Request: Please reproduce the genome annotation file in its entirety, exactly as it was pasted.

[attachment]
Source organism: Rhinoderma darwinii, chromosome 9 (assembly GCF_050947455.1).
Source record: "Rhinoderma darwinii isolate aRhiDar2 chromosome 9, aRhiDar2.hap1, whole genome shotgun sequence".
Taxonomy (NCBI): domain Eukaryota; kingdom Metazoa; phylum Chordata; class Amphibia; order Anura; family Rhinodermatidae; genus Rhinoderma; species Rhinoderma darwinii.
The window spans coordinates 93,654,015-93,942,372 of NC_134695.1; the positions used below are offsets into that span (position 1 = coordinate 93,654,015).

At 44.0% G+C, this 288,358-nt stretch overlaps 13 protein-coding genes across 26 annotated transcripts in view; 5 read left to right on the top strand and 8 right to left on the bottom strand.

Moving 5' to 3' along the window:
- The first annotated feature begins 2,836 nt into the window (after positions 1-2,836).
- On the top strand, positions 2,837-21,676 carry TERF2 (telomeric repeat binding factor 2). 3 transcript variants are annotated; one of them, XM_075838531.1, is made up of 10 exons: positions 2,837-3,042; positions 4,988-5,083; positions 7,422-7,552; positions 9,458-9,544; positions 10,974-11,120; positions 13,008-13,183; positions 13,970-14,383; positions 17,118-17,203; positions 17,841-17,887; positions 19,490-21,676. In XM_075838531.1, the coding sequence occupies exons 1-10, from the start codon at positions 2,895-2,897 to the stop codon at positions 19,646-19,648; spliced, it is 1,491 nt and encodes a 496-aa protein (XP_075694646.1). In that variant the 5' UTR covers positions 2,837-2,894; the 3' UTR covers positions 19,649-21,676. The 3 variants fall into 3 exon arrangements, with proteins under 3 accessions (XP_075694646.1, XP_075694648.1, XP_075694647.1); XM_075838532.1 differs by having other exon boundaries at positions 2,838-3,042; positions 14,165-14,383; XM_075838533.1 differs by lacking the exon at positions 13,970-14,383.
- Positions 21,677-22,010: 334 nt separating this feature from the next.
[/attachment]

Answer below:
Source organism: Rhinoderma darwinii, chromosome 9 (assembly GCF_050947455.1).
Source record: "Rhinoderma darwinii isolate aRhiDar2 chromosome 9, aRhiDar2.hap1, whole genome shotgun sequence".
Taxonomy (NCBI): domain Eukaryota; kingdom Metazoa; phylum Chordata; class Amphibia; order Anura; family Rhinodermatidae; genus Rhinoderma; species Rhinoderma darwinii.
The window spans coordinates 93,654,015-93,942,372 of NC_134695.1; the positions used below are offsets into that span (position 1 = coordinate 93,654,015).

At 44.0% G+C, this 288,358-nt stretch overlaps 13 protein-coding genes across 26 annotated transcripts in view; 5 read left to right on the top strand and 8 right to left on the bottom strand.

Moving 5' to 3' along the window:
- The first annotated feature begins 2,836 nt into the window (after positions 1-2,836).
- On the top strand, positions 2,837-21,676 carry TERF2 (telomeric repeat binding factor 2). 3 transcript variants are annotated; one of them, XM_075838531.1, is made up of 10 exons: positions 2,837-3,042; positions 4,988-5,083; positions 7,422-7,552; positions 9,458-9,544; positions 10,974-11,120; positions 13,008-13,183; positions 13,970-14,383; positions 17,118-17,203; positions 17,841-17,887; positions 19,490-21,676. In XM_075838531.1, the coding sequence occupies exons 1-10, from the start codon at positions 2,895-2,897 to the stop codon at positions 19,646-19,648; spliced, it is 1,491 nt and encodes a 496-aa protein (XP_075694646.1). In that variant the 5' UTR covers positions 2,837-2,894; the 3' UTR covers positions 19,649-21,676. The 3 variants fall into 3 exon arrangements, with proteins under 3 accessions (XP_075694646.1, XP_075694648.1, XP_075694647.1); XM_075838532.1 differs by having other exon boundaries at positions 2,838-3,042; positions 14,165-14,383; XM_075838533.1 differs by lacking the exon at positions 13,970-14,383.
- Positions 21,677-22,010: 334 nt separating this feature from the next.